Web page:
The garage was mostly my deal, but the storage areas will have to be a whole family project.  I am always surprised at how our kids get into this process.  Even they know that we have too much stuff!

Life Skills and Blogging…

Day 2 in my attempt to blog every day this month.  One thing has been consistent with my Embrace / Refrain project:  each month I am trying to learn and better myself as I work at self discipline and pursing better practices for life.    Today I read a fantastic post from Joshua Becker over at Becoming Minimalist about the life skills he has learned from blogging.  The post is worth a read, but here is the list minus decsriptions:

  • Writing.
  • Risk-taking.
  • Being Entrepreneurial.
  • Networking.
  • Selling.
  • Taking criticism.
  • Being observant.
  • Reading.
  • Promoting others.
  • Promoting self.
  • Balancing.
If I gain skills in half of this list over this month and the rest of this project, I’ll consider it a huge success.

 

Clutter

Lately, I have been helping a few friends get their computers up to date and running smoothly.  As I have done this, I have noticed something.  Computers get cluttered.  Quickly.

For some reason I often think that computers actually simplify our lives and help us de-clutter.   We can get rid of files and organize things in lists and spreadsheets (super fun).  We don’t even need to own real CD’s or books, right?  Truth is, computers often just add to the clutter.  I am beginning to think of my computer in the same way as my basement storage room.  If I don’t re-organize often and stay on top of the clutter, things can get out of control in a hurry.  Files, pictures, music, videos, apps, calendars, address books, backup files, backup disks, backups for backup discs, etc…   Add on top of that the reality of smart phones, tablets, and keeping everything in sync, it can become a huge headache.  Despite huge leaps forward in technology over the last 10 years, keeping everything straight and organized is only getting harder.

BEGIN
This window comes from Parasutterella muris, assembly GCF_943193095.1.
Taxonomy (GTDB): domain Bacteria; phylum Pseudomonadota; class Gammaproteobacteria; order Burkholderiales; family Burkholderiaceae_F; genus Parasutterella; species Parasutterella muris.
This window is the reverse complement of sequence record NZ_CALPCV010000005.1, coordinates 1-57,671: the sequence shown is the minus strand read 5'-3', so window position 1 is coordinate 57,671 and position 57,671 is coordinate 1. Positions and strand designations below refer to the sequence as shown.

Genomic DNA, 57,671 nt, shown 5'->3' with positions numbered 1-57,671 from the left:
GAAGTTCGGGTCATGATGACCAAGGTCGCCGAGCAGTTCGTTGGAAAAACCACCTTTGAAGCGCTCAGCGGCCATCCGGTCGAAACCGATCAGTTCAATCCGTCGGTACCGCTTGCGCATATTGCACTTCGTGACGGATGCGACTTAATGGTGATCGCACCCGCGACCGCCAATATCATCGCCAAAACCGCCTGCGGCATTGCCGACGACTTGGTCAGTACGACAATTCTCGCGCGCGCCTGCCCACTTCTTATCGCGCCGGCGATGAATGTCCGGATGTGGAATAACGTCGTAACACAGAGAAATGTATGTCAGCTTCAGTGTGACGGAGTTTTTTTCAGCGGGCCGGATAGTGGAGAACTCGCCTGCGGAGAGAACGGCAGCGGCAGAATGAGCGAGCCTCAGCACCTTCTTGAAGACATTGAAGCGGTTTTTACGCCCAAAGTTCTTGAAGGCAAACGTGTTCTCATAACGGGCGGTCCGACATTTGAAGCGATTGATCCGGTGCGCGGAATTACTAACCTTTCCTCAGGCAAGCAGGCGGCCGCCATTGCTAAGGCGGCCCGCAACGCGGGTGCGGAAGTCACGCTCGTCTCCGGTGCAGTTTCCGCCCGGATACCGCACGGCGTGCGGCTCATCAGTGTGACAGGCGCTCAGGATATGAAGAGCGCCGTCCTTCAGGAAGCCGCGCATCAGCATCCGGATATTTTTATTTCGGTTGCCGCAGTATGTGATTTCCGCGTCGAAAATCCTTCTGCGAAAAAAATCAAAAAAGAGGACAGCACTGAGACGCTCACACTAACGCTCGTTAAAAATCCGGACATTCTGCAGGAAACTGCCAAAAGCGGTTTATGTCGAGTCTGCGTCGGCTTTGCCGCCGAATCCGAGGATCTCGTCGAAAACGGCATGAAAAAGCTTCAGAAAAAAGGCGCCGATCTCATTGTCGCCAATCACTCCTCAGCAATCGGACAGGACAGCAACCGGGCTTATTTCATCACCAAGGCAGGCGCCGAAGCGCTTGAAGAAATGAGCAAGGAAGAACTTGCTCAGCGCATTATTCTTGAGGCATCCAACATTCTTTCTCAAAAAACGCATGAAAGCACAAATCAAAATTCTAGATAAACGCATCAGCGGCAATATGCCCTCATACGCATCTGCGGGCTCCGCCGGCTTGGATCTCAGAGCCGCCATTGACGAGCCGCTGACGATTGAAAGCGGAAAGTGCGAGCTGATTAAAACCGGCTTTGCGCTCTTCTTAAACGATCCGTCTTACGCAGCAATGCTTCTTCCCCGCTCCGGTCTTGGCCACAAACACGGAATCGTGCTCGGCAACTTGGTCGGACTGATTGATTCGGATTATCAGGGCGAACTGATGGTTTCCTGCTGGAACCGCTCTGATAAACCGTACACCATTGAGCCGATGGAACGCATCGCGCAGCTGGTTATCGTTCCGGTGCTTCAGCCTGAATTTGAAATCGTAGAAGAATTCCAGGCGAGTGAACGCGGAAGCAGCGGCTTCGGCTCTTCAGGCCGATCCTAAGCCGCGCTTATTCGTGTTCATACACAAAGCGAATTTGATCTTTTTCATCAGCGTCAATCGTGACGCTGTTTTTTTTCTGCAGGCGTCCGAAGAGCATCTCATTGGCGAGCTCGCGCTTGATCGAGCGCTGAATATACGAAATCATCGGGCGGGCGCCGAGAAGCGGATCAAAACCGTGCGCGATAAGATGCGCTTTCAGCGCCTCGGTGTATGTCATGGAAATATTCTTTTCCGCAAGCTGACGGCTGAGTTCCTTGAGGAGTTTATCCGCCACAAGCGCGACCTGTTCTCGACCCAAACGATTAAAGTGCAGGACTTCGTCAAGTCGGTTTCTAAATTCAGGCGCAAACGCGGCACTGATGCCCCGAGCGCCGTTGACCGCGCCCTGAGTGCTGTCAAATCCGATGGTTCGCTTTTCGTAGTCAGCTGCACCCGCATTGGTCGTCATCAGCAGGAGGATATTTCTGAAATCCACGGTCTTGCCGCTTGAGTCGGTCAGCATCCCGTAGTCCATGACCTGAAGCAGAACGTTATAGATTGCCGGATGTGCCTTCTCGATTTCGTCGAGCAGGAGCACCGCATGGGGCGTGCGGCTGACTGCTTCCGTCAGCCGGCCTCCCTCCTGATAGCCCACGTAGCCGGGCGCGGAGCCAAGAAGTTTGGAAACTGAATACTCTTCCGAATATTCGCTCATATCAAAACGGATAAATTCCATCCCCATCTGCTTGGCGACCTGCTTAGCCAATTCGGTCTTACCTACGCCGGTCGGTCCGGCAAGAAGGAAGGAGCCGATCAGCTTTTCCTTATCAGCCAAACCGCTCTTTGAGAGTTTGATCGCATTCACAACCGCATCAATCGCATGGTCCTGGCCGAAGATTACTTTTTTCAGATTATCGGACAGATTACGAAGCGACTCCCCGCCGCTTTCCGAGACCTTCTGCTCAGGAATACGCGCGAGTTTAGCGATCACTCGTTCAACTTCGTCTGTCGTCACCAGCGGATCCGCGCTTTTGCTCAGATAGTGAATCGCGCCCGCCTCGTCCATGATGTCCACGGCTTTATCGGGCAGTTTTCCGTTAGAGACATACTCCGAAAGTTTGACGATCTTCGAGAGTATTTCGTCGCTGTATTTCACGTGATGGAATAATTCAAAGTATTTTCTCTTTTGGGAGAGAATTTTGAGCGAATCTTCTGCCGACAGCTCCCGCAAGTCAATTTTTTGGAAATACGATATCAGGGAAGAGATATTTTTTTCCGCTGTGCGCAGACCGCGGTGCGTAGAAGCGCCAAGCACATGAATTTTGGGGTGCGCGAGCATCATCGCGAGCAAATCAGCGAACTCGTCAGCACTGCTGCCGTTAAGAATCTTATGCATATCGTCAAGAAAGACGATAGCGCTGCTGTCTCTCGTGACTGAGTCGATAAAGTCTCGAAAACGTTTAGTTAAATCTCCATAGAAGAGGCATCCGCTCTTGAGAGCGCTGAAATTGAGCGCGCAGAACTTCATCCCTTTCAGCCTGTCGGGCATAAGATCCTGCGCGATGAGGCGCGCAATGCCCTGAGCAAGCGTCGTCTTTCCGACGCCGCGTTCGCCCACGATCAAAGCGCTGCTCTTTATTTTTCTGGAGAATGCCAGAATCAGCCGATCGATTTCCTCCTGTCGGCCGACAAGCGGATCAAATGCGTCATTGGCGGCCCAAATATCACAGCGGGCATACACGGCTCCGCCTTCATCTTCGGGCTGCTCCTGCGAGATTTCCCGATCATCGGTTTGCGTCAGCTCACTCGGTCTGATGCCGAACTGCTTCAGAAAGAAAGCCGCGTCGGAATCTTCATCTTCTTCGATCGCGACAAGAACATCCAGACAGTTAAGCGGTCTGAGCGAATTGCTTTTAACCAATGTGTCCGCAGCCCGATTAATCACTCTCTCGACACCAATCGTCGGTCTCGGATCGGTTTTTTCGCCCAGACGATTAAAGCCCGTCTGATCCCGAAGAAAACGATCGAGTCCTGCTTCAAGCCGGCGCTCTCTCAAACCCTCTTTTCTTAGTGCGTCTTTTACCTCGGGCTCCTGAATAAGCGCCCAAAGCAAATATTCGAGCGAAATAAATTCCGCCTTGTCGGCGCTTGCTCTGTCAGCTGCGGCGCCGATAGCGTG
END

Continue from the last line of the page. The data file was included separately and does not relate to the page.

Typically, that is when my friends call me.  They need help cleaning up their Mac, getting it to run faster, and keeping everything in sync.  Aside from the technical aspects of syncing and a general knowledge of the many options there are for various applications and tuning up a computer… this mostly just takes time.   It’s eerily similar to cleaning up the basement storage room.  You need to take each box and decide whether to get rid it, use it, or file it away and keep it in the storage room.

Lately I’ve been thinking this applies to my schedule as well.  When I first switched to the stay at home dad gig, I was utterly amazed at my open schedule.  I still find myself a bit giddy on Sunday night when I just sit down to watch a TV show (instead of being at Youth Group), but I am amazed at how much my daily schedule has filled up.  More clutter.

I do a pretty good job of keeping ahead of the clutter on my computers.  My basement and my schedule might be different stories.  So… how do I stay ahead of the clutter, whether in the storage room, on my computer, or in my schedule?  How do you?